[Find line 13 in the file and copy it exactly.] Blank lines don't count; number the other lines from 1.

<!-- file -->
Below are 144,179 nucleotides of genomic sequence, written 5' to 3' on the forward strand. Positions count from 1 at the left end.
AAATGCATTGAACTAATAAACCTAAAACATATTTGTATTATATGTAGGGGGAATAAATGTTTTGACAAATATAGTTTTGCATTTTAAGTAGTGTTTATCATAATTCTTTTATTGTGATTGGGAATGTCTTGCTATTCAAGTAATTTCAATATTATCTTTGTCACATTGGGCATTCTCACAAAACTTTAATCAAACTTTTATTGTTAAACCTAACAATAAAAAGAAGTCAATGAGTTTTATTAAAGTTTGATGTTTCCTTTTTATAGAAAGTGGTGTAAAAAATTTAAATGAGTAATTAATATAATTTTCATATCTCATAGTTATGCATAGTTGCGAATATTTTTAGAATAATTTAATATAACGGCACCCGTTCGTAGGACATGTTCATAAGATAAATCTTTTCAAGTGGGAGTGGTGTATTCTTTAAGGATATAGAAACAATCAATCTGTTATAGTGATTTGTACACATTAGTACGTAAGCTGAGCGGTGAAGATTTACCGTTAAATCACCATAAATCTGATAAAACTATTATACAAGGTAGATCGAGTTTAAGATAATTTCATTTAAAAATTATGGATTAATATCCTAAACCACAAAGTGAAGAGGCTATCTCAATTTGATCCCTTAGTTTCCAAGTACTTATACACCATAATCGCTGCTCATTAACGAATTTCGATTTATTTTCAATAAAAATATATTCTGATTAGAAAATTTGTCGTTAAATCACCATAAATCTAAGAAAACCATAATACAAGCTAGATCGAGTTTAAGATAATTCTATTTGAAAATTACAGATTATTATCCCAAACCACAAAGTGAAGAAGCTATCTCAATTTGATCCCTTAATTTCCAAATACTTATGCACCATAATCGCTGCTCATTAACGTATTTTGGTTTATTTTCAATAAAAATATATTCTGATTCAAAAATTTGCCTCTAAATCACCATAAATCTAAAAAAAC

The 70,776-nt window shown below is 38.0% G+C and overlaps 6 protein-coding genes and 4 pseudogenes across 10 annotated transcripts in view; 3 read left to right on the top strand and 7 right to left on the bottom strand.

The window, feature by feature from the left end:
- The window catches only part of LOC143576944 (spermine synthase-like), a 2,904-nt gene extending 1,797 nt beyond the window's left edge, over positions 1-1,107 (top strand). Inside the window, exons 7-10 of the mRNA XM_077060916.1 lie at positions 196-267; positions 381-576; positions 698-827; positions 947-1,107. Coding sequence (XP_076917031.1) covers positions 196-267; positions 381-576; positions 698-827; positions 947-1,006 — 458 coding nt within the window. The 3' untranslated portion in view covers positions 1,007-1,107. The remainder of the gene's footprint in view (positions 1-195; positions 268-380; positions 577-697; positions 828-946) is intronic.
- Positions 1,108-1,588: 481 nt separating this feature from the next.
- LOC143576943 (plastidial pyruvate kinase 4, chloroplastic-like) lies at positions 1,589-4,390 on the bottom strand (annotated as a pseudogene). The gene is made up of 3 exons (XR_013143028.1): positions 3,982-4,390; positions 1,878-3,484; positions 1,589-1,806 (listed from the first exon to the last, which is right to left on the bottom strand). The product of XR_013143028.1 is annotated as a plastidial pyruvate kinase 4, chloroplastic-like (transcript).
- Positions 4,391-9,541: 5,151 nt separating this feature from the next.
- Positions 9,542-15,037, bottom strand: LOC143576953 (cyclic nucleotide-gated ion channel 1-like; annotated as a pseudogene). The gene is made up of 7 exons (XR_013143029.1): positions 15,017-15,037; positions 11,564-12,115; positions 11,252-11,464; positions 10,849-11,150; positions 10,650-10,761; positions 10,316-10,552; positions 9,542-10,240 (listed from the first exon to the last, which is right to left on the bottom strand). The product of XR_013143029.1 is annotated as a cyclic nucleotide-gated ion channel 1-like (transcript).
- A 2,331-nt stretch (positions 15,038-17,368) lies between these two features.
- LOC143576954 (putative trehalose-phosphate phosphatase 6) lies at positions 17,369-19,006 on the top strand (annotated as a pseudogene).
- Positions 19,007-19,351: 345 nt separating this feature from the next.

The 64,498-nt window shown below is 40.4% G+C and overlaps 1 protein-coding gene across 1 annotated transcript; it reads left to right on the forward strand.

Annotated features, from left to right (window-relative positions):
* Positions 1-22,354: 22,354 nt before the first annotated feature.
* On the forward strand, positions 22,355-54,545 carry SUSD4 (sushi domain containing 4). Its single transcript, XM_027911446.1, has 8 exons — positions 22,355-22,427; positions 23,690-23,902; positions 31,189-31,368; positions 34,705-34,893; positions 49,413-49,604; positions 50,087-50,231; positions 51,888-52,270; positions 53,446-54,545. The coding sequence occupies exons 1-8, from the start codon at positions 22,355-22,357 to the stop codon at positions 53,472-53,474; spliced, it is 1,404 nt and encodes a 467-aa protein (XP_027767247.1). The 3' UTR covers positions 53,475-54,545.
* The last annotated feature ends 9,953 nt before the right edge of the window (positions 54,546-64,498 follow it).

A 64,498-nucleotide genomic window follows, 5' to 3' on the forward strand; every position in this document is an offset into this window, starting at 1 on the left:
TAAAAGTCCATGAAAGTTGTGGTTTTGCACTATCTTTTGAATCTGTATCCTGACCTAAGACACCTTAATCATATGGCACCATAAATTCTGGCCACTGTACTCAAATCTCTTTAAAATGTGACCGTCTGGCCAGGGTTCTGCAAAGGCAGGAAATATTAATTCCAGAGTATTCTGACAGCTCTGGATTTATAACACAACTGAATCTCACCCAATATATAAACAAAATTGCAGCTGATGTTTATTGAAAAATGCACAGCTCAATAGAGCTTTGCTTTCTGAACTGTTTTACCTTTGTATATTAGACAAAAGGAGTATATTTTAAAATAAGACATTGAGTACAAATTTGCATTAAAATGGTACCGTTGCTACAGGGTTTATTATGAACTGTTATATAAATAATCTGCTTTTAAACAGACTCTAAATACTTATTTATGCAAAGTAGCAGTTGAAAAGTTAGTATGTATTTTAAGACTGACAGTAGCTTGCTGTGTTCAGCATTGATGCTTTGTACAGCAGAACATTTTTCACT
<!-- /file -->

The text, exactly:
The 64,498-nt window shown below is 40.4% G+C and overlaps 1 protein-coding gene across 1 annotated transcript; it reads left to right on the forward strand.